JPMorgan CEO Jamie Dimon referred to the coronavirus pandemic as a “wake up call,” one that has shed light on the inequalities of the American economy. In a memo to his team, Dimon expressed hope that the country would use this time to rebuild the economic structure in a more fair way.
COVID-19 Deepens America’s Wealth Disparity
A historic, decade-long bull market ended abruptly in the United States in early March, as the impact of the COVID-19 pandemic began its global spread. In the few months since, the economy has crumbled, leaving 36 million Americans out of work. While the national unemployment rate now sits at 14.7%—the most severe such rate since the Great Depression—a whopping 40% of Americans who identify as working class are now out of a job.
Dimon on Economic Inequality
Dimon, an investment banking billionaire, surprised many by drawing focus to the economic inequality that has become even clearer since the onset of the current health and financial disaster.
“This crisis must serve as a wake-up call and a call to action for business and government to think, act, and invest for the common good and confront the structural obstacles that have inhibited inclusive economic growth for years,” Dimon wrote in a memo to his staff.
“It is my fervent hope that we use this crisis as a catalyst to rebuild an economy that creates and sustains opportunity for dramatically more people, especially those who have been left behind for too long,” the CEO wrote.
Dimon says that addressing systems of inequality that “inhibit the creation of an inclusive economy and fray our social fabric” will make everyone better off. He claimed, “An inclusive economy—in which there is widespread access to opportunity—is a stronger, more resilient economy.”
The line of thinking in Dimon’s memo parallels the school of thought championed by liberal philosopher John Rawls. According to Rawlsian theory, an economy should only be measured by the wellbeing of its least well-off person, as opposed to an average of everyone’s income or utility. Otherwise, a single exorbitantly wealthy person could conceal the situation of masses of low-income individuals.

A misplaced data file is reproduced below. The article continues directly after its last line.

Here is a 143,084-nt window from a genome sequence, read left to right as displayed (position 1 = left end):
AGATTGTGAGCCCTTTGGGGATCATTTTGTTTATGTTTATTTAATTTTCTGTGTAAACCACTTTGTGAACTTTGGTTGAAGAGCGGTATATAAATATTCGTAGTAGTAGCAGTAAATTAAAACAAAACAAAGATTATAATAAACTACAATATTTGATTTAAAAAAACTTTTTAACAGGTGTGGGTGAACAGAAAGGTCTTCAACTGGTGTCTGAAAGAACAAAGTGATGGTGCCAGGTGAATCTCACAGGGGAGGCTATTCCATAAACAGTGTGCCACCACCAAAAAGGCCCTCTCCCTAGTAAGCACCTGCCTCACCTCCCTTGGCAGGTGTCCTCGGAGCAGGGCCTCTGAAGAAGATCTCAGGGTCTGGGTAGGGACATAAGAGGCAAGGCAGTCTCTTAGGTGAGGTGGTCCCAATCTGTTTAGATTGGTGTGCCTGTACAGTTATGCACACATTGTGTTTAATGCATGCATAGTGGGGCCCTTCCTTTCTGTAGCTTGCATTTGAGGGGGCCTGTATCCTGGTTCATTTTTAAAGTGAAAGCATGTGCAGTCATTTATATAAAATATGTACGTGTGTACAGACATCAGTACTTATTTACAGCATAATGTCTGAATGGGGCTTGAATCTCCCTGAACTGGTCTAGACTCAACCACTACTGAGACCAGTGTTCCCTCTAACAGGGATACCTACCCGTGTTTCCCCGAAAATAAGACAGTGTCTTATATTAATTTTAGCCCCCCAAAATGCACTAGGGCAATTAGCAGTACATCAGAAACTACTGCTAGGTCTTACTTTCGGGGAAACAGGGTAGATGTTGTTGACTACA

A Rawlsian economy would be one that uplifts those who had been left behind before the current pandemic, allowing them greater access to opportunity, and making the system work better for all participants.
Walking the Walk
Dimon is now putting his money where his mouth is, ensuring that JPMorgan does not contribute to a disproportionate recovery. The bank is offering delayed payments and refunding fees across business, home-lending, and credit-card accounts.
JPMorgan is also working to prop up small businesses. As part of the Paycheck Protection Program, the bank has given $30 billion to over 250,000 small businesses. And while the PPP has availed itself to businesses with as many as 500 employees, half of the companies that JPMorgan has assisted have fewer than 5 workers.
And while even the most conservative forecasters now predict it will take years for the economy to fully recover, JPMorgan has already proven its commitment to overseeing that the new system is a fair one.